FDRDRP Technical Description
In this section we expand on the example that was introduced in the overview section.
Although this is still a highly simplified example, it perfectly illustrates how FDRDRP operates and where it achieves the impressive savings on DR times.
Ordinarily, the standard FDRINC Full-volume reconstruct process would have to mount and rewind each of the tapes 3 times (9 mounts/rewinds) and would take time to position to the required backup file.
FDRDRP, on the other hand, would mount and rewind each tape only once (3 mounts/rewinds) and it would eliminate all of the positioning delays. This results in a typical elapsed time saving of over 80%.
The subtask for PROD01 would dynamically allocate and mount cartridge 333333 and then start the restore from File 1 (PROD01’s Tuesday incremental).
The subtasks for PROD02 and PROD03 would wait for cartridge 333333.
When the PROD01 subtask finishes with cartridge 333333, the restore subtask for PROD02 would pick it up (without rewinding or dismounting it) and begin the restore from File 2, which is PROD02's Tuesday incremental.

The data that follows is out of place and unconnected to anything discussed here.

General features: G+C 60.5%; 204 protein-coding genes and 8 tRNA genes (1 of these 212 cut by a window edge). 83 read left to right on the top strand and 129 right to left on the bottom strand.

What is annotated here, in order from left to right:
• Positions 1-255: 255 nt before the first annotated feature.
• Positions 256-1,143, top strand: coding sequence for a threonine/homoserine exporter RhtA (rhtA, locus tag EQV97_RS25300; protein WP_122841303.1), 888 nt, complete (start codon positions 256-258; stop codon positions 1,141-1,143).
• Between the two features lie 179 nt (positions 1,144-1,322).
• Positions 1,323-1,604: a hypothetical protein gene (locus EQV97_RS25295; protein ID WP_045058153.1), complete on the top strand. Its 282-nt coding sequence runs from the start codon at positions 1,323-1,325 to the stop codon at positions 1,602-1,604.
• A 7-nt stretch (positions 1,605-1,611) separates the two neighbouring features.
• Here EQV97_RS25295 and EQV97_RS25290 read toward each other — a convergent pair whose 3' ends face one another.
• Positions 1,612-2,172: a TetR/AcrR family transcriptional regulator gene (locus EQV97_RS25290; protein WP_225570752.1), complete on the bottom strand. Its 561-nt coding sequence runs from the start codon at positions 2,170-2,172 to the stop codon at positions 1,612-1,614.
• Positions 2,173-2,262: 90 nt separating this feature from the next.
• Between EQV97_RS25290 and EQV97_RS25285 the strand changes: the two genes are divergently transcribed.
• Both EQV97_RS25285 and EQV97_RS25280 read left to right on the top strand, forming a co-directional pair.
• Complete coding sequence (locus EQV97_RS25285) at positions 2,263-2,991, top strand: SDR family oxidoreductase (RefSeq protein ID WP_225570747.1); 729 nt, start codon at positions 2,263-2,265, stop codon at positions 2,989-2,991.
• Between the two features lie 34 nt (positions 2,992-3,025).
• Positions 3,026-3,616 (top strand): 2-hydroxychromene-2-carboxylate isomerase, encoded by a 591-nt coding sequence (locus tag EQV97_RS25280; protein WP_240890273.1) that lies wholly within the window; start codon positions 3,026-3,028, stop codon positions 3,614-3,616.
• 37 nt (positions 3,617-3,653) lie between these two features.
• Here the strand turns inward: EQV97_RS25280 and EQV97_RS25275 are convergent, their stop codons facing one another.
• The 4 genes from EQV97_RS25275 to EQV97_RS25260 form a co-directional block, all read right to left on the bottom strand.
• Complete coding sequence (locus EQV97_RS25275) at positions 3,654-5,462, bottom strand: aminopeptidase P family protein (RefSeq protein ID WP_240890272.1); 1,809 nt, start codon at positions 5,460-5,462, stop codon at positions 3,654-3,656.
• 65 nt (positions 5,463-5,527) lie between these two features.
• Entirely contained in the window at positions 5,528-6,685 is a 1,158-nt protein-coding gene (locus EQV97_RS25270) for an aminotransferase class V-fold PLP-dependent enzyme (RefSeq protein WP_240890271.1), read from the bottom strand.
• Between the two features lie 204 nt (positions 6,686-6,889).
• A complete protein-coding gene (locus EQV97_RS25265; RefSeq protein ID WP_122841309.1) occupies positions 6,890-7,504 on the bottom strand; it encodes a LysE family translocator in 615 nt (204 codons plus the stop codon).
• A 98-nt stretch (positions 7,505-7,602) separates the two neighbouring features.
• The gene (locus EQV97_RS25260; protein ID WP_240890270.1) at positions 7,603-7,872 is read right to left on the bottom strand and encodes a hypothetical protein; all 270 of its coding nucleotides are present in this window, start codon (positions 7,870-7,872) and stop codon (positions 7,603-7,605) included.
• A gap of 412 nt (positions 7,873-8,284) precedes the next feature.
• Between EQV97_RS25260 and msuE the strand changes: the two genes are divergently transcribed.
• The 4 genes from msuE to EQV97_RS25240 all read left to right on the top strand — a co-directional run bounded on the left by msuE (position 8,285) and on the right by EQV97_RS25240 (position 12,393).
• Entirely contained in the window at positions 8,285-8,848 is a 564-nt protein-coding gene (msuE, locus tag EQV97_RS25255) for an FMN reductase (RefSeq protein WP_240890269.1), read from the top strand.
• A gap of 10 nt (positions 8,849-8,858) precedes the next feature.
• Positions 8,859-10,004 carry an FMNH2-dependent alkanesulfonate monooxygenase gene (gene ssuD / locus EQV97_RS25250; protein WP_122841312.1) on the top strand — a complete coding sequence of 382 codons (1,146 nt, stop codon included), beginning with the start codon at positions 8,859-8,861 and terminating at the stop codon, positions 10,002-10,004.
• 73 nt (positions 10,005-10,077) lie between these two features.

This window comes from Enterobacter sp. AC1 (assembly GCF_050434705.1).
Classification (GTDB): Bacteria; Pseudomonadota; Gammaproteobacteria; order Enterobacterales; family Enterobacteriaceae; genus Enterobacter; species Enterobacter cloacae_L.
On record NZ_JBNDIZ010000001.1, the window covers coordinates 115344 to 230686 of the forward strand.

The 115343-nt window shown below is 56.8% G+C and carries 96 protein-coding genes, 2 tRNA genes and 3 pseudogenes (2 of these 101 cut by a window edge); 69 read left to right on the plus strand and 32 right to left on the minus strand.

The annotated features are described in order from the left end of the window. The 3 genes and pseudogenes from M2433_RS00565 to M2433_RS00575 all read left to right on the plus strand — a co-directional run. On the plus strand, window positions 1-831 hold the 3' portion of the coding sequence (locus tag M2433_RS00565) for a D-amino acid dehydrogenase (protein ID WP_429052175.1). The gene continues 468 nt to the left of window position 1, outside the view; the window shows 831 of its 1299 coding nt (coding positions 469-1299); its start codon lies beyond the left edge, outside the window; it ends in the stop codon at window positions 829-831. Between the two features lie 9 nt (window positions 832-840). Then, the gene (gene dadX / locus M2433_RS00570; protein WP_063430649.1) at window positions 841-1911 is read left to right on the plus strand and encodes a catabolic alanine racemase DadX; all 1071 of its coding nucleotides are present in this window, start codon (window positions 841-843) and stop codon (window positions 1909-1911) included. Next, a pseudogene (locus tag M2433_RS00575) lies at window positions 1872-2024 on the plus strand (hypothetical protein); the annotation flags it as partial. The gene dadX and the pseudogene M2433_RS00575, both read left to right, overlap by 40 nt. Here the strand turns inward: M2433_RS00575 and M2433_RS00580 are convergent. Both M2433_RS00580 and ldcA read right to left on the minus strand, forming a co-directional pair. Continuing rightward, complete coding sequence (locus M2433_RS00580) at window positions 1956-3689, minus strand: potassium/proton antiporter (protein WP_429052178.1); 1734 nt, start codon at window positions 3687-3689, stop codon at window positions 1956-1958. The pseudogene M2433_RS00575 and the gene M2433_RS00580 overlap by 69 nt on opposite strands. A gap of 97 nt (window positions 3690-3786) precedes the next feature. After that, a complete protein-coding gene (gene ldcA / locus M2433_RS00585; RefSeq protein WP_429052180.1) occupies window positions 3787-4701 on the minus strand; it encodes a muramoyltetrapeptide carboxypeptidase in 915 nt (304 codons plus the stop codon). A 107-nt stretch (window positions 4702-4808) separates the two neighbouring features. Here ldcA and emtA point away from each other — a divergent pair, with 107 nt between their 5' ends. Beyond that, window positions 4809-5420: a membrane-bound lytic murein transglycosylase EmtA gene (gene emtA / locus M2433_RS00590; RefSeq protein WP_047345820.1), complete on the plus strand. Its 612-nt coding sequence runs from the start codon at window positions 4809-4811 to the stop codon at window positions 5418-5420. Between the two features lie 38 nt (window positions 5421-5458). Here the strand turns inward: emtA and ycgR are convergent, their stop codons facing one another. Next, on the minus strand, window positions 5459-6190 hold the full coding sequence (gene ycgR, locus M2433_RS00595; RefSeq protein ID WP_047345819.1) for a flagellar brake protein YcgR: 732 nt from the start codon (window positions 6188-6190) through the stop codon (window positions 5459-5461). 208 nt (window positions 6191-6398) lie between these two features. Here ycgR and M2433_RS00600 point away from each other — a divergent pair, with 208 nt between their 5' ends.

At the same time, the restore subtask for PROD01 would then mount cartridge 222222 and start the restore from the Monday incremental
PROD02’s subtask would continue to restore from cartridge 333333 and then hand it over to PROD03’s restore subtask, in turn picking up cartridge 22222 once PROD01’s subtask had finished with it.
And so the process would continue until all the backup files on the three cartridges had been restored.
No Changes Required To Backup JCL
All of the intelligence of FDRDRP is implemented within the restore phase. It is not necessary to alter the FDRINC backup JCL in any way. This means that you can achieve the impressive savings in DR recovery times, without having to alter the backup processes you already have in place.
Here is a simplified example to illustrate using FDRDRP to concurrently restore 10 DASD volumes from their FDRINC backups.
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